What legal resources do trans people have to overcome this discrimination?

“Trans people have recourse to anti-discrimination laws which exist both at a state and a federal level,” Peldova-McClelland explains. “Commonwealth legislation only began to cover gender identity in 2013. That covers things like employment, education, provision of goods and services, accommodation and so on.”

“There’s direct discrimination, for example where somebody might be sacked or bullied or harassed on the basis they are trans, which is unlawful. There’s also indirect discrimination, which is where there’s a requirement or condition which is on its face neutral, but it has the effect of disadvantaging people who are trans. An example: if a company has an HR policy which doesn’t permit changes to an employee’s records, that policy may require a trans person to be constantly disclosing information about their gender identity in order to explain why there’s discrepancies in their personal details,” Peldova-McClelland says.

“You can action that under Commonwealth laws. You can go to the Australian Human Rights Commission and lodge a complaint. The Commission will investigate the complaint and may decide to hold a compulsory conciliation conference where the complainant and for example their employer will attend and try to come to a resolution and if that’s not possible then the complainant has the option to take the matter to the federal court.”

“In case law there’s hardly anything on gender identity discrimination and I think that’s because most of these matters get resolved at the conciliation stage, because it’s so difficult to prosecute them beyond that stage. It’s very expensive, it takes years and discrimination is quite difficult to prove as a technical matter,” Peldova-McClelland says. “A lot of the published decisions you’ll see say ‘No, there was no discrimination’. So it’s quite hard.”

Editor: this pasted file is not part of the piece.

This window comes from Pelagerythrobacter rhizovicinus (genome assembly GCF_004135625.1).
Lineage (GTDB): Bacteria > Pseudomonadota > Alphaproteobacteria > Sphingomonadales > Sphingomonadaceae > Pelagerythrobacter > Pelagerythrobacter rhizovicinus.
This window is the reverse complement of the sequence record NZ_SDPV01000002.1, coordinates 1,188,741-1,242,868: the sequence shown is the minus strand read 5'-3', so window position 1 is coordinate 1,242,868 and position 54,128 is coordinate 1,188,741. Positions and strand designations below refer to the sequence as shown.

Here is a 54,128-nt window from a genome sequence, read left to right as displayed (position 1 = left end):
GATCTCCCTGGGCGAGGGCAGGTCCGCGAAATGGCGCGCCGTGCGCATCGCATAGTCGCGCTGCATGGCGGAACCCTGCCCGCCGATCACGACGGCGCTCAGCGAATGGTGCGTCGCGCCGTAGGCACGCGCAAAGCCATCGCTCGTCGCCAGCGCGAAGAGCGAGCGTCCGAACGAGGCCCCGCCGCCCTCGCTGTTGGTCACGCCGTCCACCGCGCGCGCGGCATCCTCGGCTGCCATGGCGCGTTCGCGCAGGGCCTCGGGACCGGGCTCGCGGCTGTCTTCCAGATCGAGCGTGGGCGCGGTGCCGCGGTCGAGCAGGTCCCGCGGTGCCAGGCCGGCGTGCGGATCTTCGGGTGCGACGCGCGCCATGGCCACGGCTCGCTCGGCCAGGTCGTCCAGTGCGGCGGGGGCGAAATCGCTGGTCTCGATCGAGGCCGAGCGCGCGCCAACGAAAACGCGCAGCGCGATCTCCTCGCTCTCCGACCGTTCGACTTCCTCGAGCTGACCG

Another murky aspect of the law is that quite often there’s no real legal definition of sex. “You get definitions like, ‘A woman is a person of the female sex’ – totally opaque,” Peldova-McClelland says. “There’s this assumption that sex is this sort of natural, easily discoverable thing that structures society and when you look at it it’s really, really complex. It brings into question a lot of structures in our society. It’s a huge question.”

Getting help

“If you have a complaint under Commonwealth anti-discrimination laws you go to the Human Rights Commission, if you have a complaint under state law you go the anti-discrimination board or tribunal or equal opportunity commission in your state,” Peldova-McClelland says.

Given the laws vary from state to state people can find themselves with different levels of protection and protection for different things in different states. Given there’s not that much case law and laws vary from state to state Peldova-McClelland advises anyone wanting to pursue a complaint to consult with a lawyer experienced in anti-discrimination work as an initial step.

“I know that often involves money which makes it impossible for some people,” she says, “But if there are community legal centres that can help, such as Sydney’s Inner City Legal Centre, which specialises in LGBTI legal issues I’d definitely recommend that. The choice of which jurisdiction to go for is a complex one and it’s not something you’ll be able to get your head around just by reading websites. Have a word with a lawyer first. Anyone practicing in discrimination law should be able to help.”

Sascha Peldova-McClelland is a lawyer specialising in Employment and Industrial Law with Maurice Blackburn Lawyers. Sascha has a particular interest in ending sex and LGBTI discrimination in the workplace. Go to mauriceblackburn.com.au